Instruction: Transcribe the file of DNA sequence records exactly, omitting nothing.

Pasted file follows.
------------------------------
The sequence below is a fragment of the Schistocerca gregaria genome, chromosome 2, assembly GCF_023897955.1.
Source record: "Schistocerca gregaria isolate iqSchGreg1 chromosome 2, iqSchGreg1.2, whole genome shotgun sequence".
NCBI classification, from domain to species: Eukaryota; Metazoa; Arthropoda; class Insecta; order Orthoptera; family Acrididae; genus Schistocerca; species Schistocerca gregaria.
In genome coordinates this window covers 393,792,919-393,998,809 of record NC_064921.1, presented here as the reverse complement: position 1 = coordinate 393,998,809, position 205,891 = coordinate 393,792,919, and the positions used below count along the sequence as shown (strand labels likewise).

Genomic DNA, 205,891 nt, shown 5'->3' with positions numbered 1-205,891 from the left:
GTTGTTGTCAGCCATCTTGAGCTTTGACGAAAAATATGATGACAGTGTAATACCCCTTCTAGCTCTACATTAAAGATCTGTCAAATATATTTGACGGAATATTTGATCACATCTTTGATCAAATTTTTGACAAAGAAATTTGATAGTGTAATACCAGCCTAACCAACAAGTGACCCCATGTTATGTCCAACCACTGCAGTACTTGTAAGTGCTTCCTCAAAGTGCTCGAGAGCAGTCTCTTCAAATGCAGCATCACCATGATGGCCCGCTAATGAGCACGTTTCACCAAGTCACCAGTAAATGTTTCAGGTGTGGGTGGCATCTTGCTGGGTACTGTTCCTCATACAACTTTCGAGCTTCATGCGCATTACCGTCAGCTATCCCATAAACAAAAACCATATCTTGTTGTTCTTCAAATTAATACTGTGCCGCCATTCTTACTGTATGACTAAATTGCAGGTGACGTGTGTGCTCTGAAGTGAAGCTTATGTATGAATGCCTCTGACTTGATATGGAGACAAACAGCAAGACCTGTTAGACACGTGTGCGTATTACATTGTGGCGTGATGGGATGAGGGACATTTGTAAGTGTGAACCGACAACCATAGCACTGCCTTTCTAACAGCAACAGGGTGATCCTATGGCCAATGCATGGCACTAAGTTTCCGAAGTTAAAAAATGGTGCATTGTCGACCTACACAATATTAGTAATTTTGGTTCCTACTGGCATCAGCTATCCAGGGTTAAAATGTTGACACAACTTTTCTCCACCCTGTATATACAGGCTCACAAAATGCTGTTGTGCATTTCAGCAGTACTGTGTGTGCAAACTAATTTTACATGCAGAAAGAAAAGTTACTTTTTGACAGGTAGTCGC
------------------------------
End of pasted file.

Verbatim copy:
The sequence below is a fragment of the Schistocerca gregaria genome, chromosome 2, assembly GCF_023897955.1.
Source record: "Schistocerca gregaria isolate iqSchGreg1 chromosome 2, iqSchGreg1.2, whole genome shotgun sequence".
NCBI classification, from domain to species: Eukaryota; Metazoa; Arthropoda; class Insecta; order Orthoptera; family Acrididae; genus Schistocerca; species Schistocerca gregaria.
In genome coordinates this window covers 393,792,919-393,998,809 of record NC_064921.1, presented here as the reverse complement: position 1 = coordinate 393,998,809, position 205,891 = coordinate 393,792,919, and the positions used below count along the sequence as shown (strand labels likewise).

Genomic DNA, 205,891 nt, shown 5'->3' with positions numbered 1-205,891 from the left:
GTTGTTGTCAGCCATCTTGAGCTTTGACGAAAAATATGATGACAGTGTAATACCCCTTCTAGCTCTACATTAAAGATCTGTCAAATATATTTGACGGAATATTTGATCACATCTTTGATCAAATTTTTGACAAAGAAATTTGATAGTGTAATACCAGCCTAACCAACAAGTGACCCCATGTTATGTCCAACCACTGCAGTACTTGTAAGTGCTTCCTCAAAGTGCTCGAGAGCAGTCTCTTCAAATGCAGCATCACCATGATGGCCCGCTAATGAGCACGTTTCACCAAGTCACCAGTAAATGTTTCAGGTGTGGGTGGCATCTTGCTGGGTACTGTTCCTCATACAACTTTCGAGCTTCATGCGCATTACCGTCAGCTATCCCATAAACAAAAACCATATCTTGTTGTTCTTCAAATTAATACTGTGCCGCCATTCTTACTGTATGACTAAATTGCAGGTGACGTGTGTGCTCTGAAGTGAAGCTTATGTATGAATGCCTCTGACTTGATATGGAGACAAACAGCAAGACCTGTTAGACACGTGTGCGTATTACATTGTGGCGTGATGGGATGAGGGACATTTGTAAGTGTGAACCGACAACCATAGCACTGCCTTTCTAACAGCAACAGGGTGATCCTATGGCCAATGCATGGCACTAAGTTTCCGAAGTTAAAAAATGGTGCATTGTCGACCTACACAATATTAGTAATTTTGGTTCCTACTGGCATCAGCTATCCAGGGTTAAAATGTTGACACAACTTTTCTCCACCCTGTATATACAGGCTCACAAAATGCTGTTGTGCATTTCAGCAGTACTGTGTGTGCAAACTAATTTTACATGCAGAAAGAAAAGTTACTTTTTGACAGGTAGTCGC